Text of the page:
Those responsible for climate change cannot ask India to stall its development: Bhupender Yadav

New Delhi, 28 Mar: India is free to use its resources to fulfil the energy needs of its people and countries historically responsible for climate change cannot ask it to stop its development, Union Environment Minister Bhupender Yadav said on Tuesday.
Addressing an event organised by trade association ASSOCHAM, he said India believes in climate justice which means everyone has access to resources to lead a dignified life.
“When we talk about stopping the use of fossil fuels… We say India is moving towards renewables. But it does not mean that those who historically emitted greenhouse gases for their growth ask us to stop our development.
“We believe in both climate change and climate justice,” Yadav said.
The minister said India wants to fulfil the energy needs of the entire population and bring a change in their lives.
“We do not want to keep anyone in the dark. We have the power and freedom to decide how we use our energy resources. It’s our decision. Those responsible for it (climate change) cannot be telling us what we need to do,” he said.
At COP27 in Egypt’s Sharm El Sheikh, rich nations made a push to include language such as “major emitters” and “top emitters” in the cover text of the UN climate summit in an attempt to “forget or overlook” historical contributions and responsibilities of developed countries to address climate change.
They wanted top 20 emitters, including India and China, to make intense emission cuts (to limit warming to 1.5 degree Celsius).
India had, however, thwarted the attempt to club it with historical emitters and proposed that the parties agree to phasing down all fossil fuels and not just coal.
It had said the developed countries must take the lead in raising ambitions as the bulk of finance and technology is available with them.
In February, the Centre had asked power utilities to not retire coal-fired power plants till 2030 due to a surge in electricity demand.
Yadav said India does not just talk about climate change, it also takes action.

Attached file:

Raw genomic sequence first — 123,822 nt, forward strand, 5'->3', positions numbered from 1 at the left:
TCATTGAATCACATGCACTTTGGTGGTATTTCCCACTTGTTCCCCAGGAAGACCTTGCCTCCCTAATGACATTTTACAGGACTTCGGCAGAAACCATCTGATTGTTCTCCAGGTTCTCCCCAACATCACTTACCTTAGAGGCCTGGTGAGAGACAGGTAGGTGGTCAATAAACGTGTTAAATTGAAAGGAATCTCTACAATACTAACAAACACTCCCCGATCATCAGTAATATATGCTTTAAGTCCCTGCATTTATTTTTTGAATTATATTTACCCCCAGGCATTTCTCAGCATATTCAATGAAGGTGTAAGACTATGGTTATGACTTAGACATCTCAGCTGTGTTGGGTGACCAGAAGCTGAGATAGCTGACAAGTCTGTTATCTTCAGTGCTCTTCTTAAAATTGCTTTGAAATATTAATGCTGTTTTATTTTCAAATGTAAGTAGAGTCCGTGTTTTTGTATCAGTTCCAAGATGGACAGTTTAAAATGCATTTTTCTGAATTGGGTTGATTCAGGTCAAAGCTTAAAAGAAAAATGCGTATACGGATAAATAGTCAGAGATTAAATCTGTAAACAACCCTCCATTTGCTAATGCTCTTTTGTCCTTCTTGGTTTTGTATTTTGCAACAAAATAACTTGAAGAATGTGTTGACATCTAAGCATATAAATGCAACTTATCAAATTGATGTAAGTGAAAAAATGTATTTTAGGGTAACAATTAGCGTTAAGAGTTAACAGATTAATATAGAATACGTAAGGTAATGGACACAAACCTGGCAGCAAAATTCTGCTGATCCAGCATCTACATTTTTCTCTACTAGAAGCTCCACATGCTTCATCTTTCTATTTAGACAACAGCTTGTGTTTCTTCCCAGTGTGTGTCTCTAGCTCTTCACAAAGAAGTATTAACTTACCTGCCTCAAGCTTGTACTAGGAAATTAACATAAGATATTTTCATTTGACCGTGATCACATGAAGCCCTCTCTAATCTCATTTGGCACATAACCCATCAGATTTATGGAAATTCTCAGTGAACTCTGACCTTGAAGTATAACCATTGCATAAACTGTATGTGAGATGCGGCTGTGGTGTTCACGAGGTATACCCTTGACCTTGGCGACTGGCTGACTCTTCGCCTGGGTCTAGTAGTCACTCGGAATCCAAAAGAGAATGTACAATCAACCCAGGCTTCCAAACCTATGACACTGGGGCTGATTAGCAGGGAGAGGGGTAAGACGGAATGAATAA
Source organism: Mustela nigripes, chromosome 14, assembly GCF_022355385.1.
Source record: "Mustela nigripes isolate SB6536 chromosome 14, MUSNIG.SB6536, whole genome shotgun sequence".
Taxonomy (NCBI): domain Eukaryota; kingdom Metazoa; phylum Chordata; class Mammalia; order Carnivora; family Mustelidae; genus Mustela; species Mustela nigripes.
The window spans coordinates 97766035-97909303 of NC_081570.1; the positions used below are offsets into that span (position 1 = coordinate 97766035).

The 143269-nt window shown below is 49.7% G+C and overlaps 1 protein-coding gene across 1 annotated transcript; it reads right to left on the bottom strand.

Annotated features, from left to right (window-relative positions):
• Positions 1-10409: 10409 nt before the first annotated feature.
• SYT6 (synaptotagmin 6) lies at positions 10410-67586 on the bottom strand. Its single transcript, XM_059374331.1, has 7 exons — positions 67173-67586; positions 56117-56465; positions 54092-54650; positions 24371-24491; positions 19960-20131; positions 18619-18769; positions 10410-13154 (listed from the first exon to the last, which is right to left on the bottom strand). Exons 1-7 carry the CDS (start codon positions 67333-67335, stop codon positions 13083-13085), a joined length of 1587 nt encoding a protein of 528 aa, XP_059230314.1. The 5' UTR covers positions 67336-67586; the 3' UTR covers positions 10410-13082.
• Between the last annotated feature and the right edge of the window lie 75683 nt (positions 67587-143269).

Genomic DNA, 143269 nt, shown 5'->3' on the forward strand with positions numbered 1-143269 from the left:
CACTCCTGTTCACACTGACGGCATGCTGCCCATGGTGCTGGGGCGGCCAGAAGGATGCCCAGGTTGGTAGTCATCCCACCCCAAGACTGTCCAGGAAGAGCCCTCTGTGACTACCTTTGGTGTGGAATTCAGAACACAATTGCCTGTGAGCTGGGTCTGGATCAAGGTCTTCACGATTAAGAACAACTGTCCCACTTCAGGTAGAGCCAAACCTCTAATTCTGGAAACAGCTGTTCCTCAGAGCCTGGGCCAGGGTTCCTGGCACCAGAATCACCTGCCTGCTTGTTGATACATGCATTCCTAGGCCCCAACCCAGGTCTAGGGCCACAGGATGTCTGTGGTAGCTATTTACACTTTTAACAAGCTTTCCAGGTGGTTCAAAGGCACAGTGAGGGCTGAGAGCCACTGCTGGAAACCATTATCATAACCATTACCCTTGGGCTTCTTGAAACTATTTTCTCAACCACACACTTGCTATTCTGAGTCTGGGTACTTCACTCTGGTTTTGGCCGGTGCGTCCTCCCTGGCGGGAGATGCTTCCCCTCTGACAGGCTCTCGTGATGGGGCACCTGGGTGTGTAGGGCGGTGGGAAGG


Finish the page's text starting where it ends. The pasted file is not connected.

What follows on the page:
“We are one of the countries which have updated their Nationally Determined Contributions (NDCs). We achieved two of our climate goals — reducing emission intensity of GDP and renewable energy target — set in 2015 ahead of schedule,” he said.
India updated its NDCs in August last year, promising to reduce emissions intensity of GDP by 45 per cent by 2030, from the 2005 level, and achieve 50 per cent cumulative electric power installed capacity from non-fossil fuel-based energy resources by 2030.
The country diligently worked to achieve the target of 175 GW renewable capacity set during the Paris climate conference in 2015 and has now set a target to increase renewable capacity to 500 gigawatts by 2030.
The minister said India has allocated Rs 35,000 crore in the Union budget for priority capital investment towards energy transition and achieving India’s goal of net zero emissions by 2070.
He said India is home to 17 per cent of the global population but accounts for only four per cent of global carbon emissions. Developed nations with the same percentage of population account for nearly 60 per cent of carbon emissions.
The Earth’s global surface temperature has risen by around 1.15 degrees Celsius as compared to the pre-industrial (1850-1900) average and the CO2 spewed into the atmosphere since the start of the industrial revolution is closely tied to it.
Major damage had already been done before the 1990s when economies like India started to develop, reports suggest.
According to the “Global Carbon Budget Report – 2022”, more than half of the world’s CO2 emissions in 2021 were from three places — China (31 per cent), the US (14 per cent), and the European Union (eight per cent).
Ranking fourth, India accounted for seven per cent of global CO2 emissions.
However, at 2.4 tCO2e (tonne carbon dioxide equivalent), India’s per capita greenhouse gas emission is far below the global average of 6.3 tCO2e, according to a report released last year by the United Nations Environment Programme.
Per capita emission in the US (14 tCO2e) is far above the global average, followed by Russia (13 tCO2e), China (9.7 tCO2e), Brazil and Indonesia (about 7.5 tCO2e each), and the European Union (7.2 tCO2e).
Yadav said the Intergovernmental Panel on Climate Change’s “Synthesis Report” issued recently warned that no one will be able to stop the impact of climate change if action is not taken in the next few years. (PTI)